Card thoughts: This is a really unfortunate card featuring Don Aase (Ah-see). His looming, too large head (and glove!) makes him look like an overfed chipmunk. Unfortunately, Topps decided to repeat this mistake on his two subsequent cards. Aase looks normal on his cards with the Angels.
The player: Aase’s career trajectory is similar to many players who came up in the 70s. A few years of ineffective starting, followed by a few years as closer (generally, by default), then finally, a career tailing off as a long reliever and/or mop up man.
With a name almost guaranteed to be near the beginning of any baseball player encyclopedia (David Aardsma now holds the spot), Aase was drafted by the Red Sox where he went 0-10 in his first pro season at short-season A-ball. He followed that up with a league leading 15 losses in the Florida State League. But he was a young man for the leagues he was pitching in, and at age 19, Aase turned it around with a dominant performance in the Carolina League where he led in wins (17), ERA (2.43), complete games (18), and innings pitched (230).
From there, it was a rapid rise to the majors, and Aase showed great promise as a rookie, going 6-2 with a 3.18 ERA in 13 starts. The Angels liked what they saw and traded their starting second baseman, Jerry Remy, to get him. Aase won 11 games for the Angels in 1978, the most he would win as a starter. The next two seasons, he was pretty bad, losing in double digits each year and being bumped out of the starting rotation both years because of ineffectiveness. Aase did record the first ever post-season win by an Angels, when he pitched in relief of Frank Tanana in game 3 of the ALCS. He blew the 2-1 lead he was handed, but won when the Angels came back in the bottom of the ninth.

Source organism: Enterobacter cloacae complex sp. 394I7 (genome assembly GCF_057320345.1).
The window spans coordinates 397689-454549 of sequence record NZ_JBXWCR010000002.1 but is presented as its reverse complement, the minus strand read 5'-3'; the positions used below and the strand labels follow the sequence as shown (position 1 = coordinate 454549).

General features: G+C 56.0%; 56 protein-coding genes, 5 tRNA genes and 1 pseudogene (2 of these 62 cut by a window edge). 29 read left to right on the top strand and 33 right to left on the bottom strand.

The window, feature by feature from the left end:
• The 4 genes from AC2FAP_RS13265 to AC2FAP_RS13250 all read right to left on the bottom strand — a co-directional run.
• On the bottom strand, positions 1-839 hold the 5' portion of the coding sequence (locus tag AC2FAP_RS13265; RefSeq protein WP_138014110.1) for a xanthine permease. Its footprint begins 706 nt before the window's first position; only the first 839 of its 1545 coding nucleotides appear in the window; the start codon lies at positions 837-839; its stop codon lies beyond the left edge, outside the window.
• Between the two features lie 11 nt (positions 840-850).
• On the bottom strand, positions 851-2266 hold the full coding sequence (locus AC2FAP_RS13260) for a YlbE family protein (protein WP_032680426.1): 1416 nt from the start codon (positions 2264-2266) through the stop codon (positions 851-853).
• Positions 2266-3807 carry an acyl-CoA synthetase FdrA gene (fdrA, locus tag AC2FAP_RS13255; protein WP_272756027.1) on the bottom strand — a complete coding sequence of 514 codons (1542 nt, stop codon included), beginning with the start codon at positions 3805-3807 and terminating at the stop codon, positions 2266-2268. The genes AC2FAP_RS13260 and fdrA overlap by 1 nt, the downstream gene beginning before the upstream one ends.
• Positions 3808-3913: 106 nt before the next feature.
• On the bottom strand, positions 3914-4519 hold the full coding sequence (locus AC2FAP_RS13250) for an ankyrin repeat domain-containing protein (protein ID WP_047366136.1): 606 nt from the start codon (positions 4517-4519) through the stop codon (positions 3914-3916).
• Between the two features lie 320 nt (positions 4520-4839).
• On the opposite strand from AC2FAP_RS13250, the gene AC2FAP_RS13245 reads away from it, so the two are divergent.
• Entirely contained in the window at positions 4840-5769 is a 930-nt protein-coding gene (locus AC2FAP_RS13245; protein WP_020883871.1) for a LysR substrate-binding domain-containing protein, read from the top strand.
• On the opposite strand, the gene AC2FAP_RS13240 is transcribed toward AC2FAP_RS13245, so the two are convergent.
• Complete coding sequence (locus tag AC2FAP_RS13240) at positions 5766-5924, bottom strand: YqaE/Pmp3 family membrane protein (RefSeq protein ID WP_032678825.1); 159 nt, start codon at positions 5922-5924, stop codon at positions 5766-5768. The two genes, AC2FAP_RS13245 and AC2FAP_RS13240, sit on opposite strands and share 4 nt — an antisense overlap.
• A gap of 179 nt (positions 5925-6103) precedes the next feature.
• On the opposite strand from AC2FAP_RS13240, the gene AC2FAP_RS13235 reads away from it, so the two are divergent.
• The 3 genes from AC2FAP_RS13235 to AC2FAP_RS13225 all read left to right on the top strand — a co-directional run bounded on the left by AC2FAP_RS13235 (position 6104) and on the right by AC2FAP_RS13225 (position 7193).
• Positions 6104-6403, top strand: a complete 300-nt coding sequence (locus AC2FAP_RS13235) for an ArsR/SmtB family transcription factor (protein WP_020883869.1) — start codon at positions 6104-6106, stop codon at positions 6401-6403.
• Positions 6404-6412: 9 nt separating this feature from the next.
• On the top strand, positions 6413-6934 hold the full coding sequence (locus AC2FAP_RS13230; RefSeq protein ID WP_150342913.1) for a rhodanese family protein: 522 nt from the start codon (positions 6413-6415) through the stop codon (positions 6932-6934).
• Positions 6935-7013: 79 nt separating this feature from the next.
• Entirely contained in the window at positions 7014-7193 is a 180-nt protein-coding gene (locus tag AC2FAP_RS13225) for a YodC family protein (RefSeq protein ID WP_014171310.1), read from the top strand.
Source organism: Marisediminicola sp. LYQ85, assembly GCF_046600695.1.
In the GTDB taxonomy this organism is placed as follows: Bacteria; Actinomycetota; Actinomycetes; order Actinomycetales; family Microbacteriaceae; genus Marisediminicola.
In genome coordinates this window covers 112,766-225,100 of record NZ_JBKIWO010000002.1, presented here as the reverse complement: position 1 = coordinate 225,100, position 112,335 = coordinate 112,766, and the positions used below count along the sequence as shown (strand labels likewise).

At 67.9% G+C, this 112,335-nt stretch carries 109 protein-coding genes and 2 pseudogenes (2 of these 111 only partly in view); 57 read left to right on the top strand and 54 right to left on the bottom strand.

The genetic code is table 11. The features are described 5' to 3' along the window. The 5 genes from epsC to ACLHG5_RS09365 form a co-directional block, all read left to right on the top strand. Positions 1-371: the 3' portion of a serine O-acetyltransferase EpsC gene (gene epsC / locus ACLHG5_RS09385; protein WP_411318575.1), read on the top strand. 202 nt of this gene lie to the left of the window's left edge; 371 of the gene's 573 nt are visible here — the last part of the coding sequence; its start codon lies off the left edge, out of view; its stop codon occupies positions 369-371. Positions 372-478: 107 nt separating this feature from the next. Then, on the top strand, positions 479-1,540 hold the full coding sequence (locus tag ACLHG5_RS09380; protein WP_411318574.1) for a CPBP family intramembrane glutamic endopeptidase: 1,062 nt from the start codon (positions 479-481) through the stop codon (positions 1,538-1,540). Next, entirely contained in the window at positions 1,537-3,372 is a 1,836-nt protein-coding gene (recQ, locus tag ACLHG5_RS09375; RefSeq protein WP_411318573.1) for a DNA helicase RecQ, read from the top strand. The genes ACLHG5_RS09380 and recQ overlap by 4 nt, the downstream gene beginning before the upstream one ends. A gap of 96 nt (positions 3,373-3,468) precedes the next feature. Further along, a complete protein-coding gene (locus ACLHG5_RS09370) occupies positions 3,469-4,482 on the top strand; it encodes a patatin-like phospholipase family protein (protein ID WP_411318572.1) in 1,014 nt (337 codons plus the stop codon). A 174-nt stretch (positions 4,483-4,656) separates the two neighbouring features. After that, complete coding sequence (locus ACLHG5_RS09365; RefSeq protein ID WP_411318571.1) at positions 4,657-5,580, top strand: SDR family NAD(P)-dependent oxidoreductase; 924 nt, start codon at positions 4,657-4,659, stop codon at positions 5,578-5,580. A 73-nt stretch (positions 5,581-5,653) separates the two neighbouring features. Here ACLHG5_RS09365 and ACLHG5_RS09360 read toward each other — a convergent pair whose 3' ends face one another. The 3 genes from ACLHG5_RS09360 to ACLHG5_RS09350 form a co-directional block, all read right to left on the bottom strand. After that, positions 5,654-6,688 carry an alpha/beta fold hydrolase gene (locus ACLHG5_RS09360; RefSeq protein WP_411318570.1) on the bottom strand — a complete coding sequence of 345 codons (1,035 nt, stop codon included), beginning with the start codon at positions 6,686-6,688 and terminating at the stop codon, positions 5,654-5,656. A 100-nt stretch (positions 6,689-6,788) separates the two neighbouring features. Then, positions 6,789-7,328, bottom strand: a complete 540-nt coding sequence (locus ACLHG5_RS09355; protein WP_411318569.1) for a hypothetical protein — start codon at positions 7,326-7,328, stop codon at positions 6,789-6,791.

Bumped out of the rotation for good in 1981, Aase began a second (and more successful) career as a late inning reliever. He put up 11 saves to lead the Angels that season. The following year, manager #81 GeneMauch went for a closer-by-committee, and Aase’s save total dropped to 5. He then spent 2 seasons battling elbow woes (he missed all of 1983).
Not confident in Aase’s full-strength return from the elbow injury, the Angels neglected to sign him after the 1984 season. The Orioles picked him up, and here he would have his most successful seasons. He reached the top 10 in winning percentage the season shown on this card (.625) and converted 14 save opportunities. Aase shared the closer role with incumbent Sammy Stewart, but when the latter was shipped to the Indians, the role was his for the 1986 season. Aase became one of the top closers in the American League that year, saving 34 games. He even got the save in the all star game by inducing Chris Brown (Brown was an all star?) to hit into a double play.
But injuries would mar the rest of his career. A shoulder injury shelved him for much of the 1987 season, and by the time he returned in ’88, #56 Tom Neidenfuer had taken over the closer role. Aase would finish his career as a middle reliever for the Mets (1989) and Dodgers (1990).
Rear guard: Aase's first win came in his major league debut against the Brewers, and was a complete game. He gave up a hit per inning, and struck out 11. Out of the three runs he allowed, only two were earned.